So the week before the race arrived and I quietly started freaking out. I calculated times to aid stations in multiple scenarios, compared those with the times Olga had predicted, and wondered how things would go. I boiled it down to one simple thing. I had to run 100k in 18 hours in order to meet the cutoff. This would be a serious PR for me as my Bandera times were in the 21- and 22-hour range. Ordinarily one might think that was madness – asking for a PR of over 3 hours. But I actually believed I could do it. An 8-hour run to the turnaround at the 50k mark would leave me 10 hours for the next 50k. Surely I could do that. Then there were the drop bags to organize. The weather looked like it would be perfect but I still brought a range of gear for all possibilities. There was good information in the race instructions that helped also. At this point I also should mention I read Allen Wrinkle’s race report as he made Kettle Moraine his first 100 mile finish several years ago. It was a really good report and I read it at least a dozen times while studying the course map and description. I also went online and read several other reports. But I thought Allen’s was the most helpful for me, partly because mentally he was in a similar boat to me. He really wanted to get it done and so did I. There was a lot of detail in there about different sections of the course and how he felt. The part about how he felt like quitting at 90 miles (although of course he didn’t) ended up really helping me. I do think proper preparation in terms of knowing the course ahead of time is very important for anyone. You don’t want any surprises. I learned that the out-and-back between 76 and 86 miles was the roughest and hilliest part of the course. The fact that I knew this saved my race.

I had one more thing to do for the preparation. I never normally listen to music while I’m training or racing, but I do like to have it as an option for anything 50 miles or over. So I asked Andrew if he would put together a rockin’ beat mix on my iPod Shuffle. Absolutely nothing slow or sad. So he enlisted the help of my Taekwondo instructor, Mrs. Christina Schwartz, who has good up-beat music for when we work out. Read on and find out the part this had to play!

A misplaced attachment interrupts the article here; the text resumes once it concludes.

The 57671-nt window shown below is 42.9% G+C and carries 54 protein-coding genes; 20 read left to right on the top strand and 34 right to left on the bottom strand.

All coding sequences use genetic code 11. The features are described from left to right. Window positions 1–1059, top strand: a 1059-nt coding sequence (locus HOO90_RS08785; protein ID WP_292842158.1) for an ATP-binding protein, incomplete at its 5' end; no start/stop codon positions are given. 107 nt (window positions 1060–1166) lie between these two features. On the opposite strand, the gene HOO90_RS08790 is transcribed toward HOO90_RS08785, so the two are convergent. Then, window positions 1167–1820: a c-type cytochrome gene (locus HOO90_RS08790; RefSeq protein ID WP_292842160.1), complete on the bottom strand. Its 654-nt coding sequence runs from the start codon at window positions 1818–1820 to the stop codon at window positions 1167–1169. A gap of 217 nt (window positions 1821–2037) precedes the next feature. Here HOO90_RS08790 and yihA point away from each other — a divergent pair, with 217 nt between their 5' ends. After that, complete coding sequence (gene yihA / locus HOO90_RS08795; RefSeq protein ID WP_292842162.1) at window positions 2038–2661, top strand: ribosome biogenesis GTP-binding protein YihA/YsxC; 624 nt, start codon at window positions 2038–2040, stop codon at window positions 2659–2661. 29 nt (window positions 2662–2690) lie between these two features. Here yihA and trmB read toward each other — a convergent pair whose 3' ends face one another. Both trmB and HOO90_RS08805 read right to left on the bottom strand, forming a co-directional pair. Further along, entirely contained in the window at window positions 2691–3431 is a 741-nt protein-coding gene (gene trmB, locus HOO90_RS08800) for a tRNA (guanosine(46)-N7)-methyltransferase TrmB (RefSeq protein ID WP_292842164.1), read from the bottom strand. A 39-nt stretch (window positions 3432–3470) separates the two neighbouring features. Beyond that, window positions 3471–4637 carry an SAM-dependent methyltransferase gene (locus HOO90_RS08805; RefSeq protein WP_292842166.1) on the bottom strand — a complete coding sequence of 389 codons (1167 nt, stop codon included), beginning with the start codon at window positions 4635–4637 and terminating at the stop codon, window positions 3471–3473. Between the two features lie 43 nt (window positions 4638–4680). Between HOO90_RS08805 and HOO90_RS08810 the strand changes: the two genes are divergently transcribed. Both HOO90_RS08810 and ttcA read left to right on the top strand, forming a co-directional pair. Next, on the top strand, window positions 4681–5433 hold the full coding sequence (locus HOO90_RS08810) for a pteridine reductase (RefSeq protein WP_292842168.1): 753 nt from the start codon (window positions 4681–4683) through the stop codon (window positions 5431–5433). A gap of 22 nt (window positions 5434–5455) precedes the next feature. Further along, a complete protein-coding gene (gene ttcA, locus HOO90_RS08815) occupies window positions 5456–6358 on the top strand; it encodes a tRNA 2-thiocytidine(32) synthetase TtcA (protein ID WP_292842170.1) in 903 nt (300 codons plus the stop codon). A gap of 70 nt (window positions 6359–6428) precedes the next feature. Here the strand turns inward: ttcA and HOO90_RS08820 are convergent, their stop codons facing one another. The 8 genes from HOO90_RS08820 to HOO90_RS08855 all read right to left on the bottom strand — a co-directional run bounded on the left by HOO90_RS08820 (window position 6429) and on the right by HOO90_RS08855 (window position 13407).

The Race

I flew direct to Chicago O’Hare and got a rental car. The drive is a pleasant 2 hours up to Whitewater, where I had my hotel room, and meant I didn’t have to do two flights. The packet pickup is in La Grange. They had a marquee set up on the grass opposite the general store. I got my bag and then drove down the road a little way to the Nordic Ski parking lot where the race would start, just to check it out. Then I headed back to Whitewater to sort out my drop bags, eat and get to bed at a reasonable time. There were several other runners staying at the same place (America’s Best Value Inn) so I chatted with them briefly in the lobby.

I got up around 4.15 am and had some cereal and banana for breakfast. I took care to apply liberal amounts of Desitin to ward off chaffing and decided to go with new socks and my Brookes Cascadia shoes. I put multiple pairs of socks in the drop bags and had alternate shoes at the 100k drop bag. It was a short, uneventful drive down to the start. I brought a couple of mini bagels and peanut butter with me to make sure I had some calories before starting. I ate these between 5 and 5.30 am, and kept sipping water the whole time. The race starts at 6 am. Everyone, the 100 milers and the 100k folks, starts together. There are nice bathrooms at the parking lot so that was a luxury that I took advantage of. Timo and Jason, the race directors, gave a short spiel at about 5.40 am where Timo demonstrated the course markings using the back of Jason’s T-shirt (with him in it) and making a huge mess in the process. It was light hearted and low key – just the way I like it. They mostly have white paint arrows on the ground, which are very effective and I never felt like I would get off course the whole way around. That said, I don’t normally get off course, and some other people did.